^ Miller BF, Hamilton KL, Majeed ZR, Abshire SM, Confides AL, Hayek AM, Hunt ER, Shipman P, Peelor FF, Butterfield TA, Dupont-Versteegden EE (January 2018). "Enhanced skeletal muscle regrowth and remodelling in massaged and contralateral non-massaged hindlimb". The Journal of Physiology. 596 (1): 83–103. doi:10.1113/JP275089. PMC 5746529. PMID 29090454.
Cumming 30130 Georgia GA 34.2216 -84.1537
Until recently, reflexology was mostly ignored by science and relied on anecdotal evidence to buoy its good name. Today, though, there are many associations and organizations promoting and supporting the work of reflexologists from around the world. There is even an International Council of Reflexologists which has produced a Research Analysis Document that contains over 300 reflexology research studies, mainly from such places as China, Denmark, and the United Kingdom. Even in North America, a study has been published in the American Journal of Obstetrics and Gynaecology. Some of this research studies examined the effects of reflexology upon certain health conditions such as: asthma, back pain, cancer, chest pain, childbirth, PMS, heart disease, constipation, gout, migraine, headaches, multiple sclerosis, and nervous exhaustion.
Massage used in the medical field includes decongestive therapy used for lymphedema which can be used in conjunction with the treatment of breast cancer. Light massage is also used in pain management and palliative care. Carotid sinus massage is used to diagnose carotid sinus syncope and is sometimes useful for differentiating supraventricular tachycardia (SVT) from ventricular tachycardia. It, like the valsalva maneuver, is a therapy for SVT. However, it is less effective than management of SVT with medications.
Practices resembling reflexology may have existed in previous historical periods. Similar practices have been documented in the histories of China and Egypt. Reflexology was introduced to the United States in 1913 by William H. Fitzgerald, M.D. (1872–1942), an ear, nose, and throat specialist, and Edwin F. Bowers. Fitzgerald claimed that applying pressure had an anesthetic effect on other areas of the body. It was modified in the 1930s and 1940s by Eunice D. Ingham (1889–1974), a nurse and physiotherapist. Ingham claimed that the feet and hands were especially sensitive, and mapped the entire body into "reflexes" on the feet, renaming "zone therapy" reflexology. "Modern reflexologists use Ingham's methods, or similar techniques developed by the reflexologist Laura Norman."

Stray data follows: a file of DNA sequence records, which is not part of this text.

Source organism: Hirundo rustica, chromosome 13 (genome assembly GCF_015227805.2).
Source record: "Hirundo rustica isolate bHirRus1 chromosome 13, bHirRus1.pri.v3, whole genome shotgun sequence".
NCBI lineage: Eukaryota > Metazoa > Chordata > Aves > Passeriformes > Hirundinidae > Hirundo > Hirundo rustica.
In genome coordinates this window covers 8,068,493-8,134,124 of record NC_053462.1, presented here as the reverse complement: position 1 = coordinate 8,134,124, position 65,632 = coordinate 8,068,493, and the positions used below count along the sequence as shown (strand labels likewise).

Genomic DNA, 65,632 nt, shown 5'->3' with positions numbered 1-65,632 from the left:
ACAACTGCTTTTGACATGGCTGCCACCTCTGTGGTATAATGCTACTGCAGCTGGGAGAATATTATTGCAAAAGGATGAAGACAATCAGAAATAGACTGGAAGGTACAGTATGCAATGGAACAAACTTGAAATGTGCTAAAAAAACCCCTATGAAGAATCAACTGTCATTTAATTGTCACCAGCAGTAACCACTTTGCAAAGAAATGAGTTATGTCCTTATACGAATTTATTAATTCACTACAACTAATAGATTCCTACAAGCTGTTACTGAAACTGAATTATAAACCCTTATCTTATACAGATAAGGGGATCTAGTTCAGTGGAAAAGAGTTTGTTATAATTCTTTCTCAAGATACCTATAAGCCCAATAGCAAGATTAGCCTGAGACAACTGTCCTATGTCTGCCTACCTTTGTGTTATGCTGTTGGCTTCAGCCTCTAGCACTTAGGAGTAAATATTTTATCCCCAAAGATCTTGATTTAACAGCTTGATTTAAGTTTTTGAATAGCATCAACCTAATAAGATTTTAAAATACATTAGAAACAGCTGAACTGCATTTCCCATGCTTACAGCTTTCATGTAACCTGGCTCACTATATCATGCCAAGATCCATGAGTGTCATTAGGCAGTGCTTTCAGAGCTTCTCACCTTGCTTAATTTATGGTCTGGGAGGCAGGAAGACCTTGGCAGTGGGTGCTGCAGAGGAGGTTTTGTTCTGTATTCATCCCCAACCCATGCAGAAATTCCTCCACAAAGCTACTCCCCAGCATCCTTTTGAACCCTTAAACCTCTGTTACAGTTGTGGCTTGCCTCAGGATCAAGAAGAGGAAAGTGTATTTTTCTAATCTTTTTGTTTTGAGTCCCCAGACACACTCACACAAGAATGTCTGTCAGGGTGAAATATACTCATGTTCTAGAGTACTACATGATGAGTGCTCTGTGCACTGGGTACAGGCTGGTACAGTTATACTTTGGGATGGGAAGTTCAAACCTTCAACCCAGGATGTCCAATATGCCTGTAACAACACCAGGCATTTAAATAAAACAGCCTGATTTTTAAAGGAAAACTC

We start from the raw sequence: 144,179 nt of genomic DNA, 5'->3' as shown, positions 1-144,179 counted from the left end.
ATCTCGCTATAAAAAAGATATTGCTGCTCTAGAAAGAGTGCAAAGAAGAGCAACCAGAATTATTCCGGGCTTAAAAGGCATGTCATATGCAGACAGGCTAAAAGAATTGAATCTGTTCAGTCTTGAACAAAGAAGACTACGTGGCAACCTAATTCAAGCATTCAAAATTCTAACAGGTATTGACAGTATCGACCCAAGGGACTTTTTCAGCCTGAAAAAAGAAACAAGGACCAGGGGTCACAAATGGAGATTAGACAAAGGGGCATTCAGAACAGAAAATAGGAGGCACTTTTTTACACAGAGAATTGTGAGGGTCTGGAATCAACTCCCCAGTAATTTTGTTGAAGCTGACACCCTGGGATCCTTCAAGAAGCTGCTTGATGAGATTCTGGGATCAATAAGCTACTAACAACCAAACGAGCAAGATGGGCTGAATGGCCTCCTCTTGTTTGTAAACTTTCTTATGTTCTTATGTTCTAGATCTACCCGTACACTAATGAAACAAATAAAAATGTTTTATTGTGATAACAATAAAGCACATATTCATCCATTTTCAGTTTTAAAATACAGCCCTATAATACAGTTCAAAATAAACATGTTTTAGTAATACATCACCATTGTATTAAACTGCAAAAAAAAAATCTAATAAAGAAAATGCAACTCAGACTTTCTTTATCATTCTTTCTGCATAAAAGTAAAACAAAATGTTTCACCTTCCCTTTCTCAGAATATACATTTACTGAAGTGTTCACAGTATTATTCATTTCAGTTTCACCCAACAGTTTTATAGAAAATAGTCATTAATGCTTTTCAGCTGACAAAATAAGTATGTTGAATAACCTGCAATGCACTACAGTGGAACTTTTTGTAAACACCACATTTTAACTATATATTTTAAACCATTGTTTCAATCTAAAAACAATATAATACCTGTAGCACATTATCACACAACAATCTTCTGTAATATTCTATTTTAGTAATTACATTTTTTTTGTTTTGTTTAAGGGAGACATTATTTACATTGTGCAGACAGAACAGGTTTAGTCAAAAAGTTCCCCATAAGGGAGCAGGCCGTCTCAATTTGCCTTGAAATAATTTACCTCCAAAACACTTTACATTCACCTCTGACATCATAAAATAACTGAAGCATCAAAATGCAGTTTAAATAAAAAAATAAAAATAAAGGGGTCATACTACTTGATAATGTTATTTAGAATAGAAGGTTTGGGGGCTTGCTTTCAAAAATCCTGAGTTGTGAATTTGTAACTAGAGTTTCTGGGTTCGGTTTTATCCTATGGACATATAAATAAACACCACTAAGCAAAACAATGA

Smyrna Cobb 30082 Georgia GA 33.8631 -84.5382
A skilled therapist will tailor your session exactly as you need it based on your needs. As in all bodywork, the key to a gratifying experience is largely a function of good communication and clarification of objectives. We promise, we WANT you to speak up if there is anything we can do to make your session more comfortable so that you have a positive experience.
Like having your feet worked on? The therapist uses finger pressure and techniques such as kneading and rubbing to promote relaxation and healing in the body. Reflexology is based on "reflex areas" on the hands and feet, whose energy is believed to be connected to organs and other body parts. By applying pressure to the reflex points, the reflexologist can balance your nervous system and stimulate endorphins, the body's natural pleasure response, which reduces stress and discomfort.
The benefits of reflexology include its ability to stimulate nerve function, increase energy, boost circulation, induce a deep state of relaxation, and eliminate toxins from the body. Moreover, it helps stimulate the central nervous system, prevent migraines, and treat urinary tract conditions. This type of massage speeds up recovery after an injury or surgery, reduces sleep disorders, and relieves depression and pain. It also helps in relieving side effects associated with cancer treatment and even soothe the pain of pregnancy, even the one occurring after delivery.
Hiram Paulding 30141 Georgia GA 33.8673 -84.7699
One narrative review in Open Access Journal of Sports Medicine explains that the impact of using these two modalities combined are somewhat inconclusive, mainly due to research limitations; however, after looking at 21 randomized controlled trials, the author ultimately concluded that “the effects of cold and static compression are clearly better than no treatment.”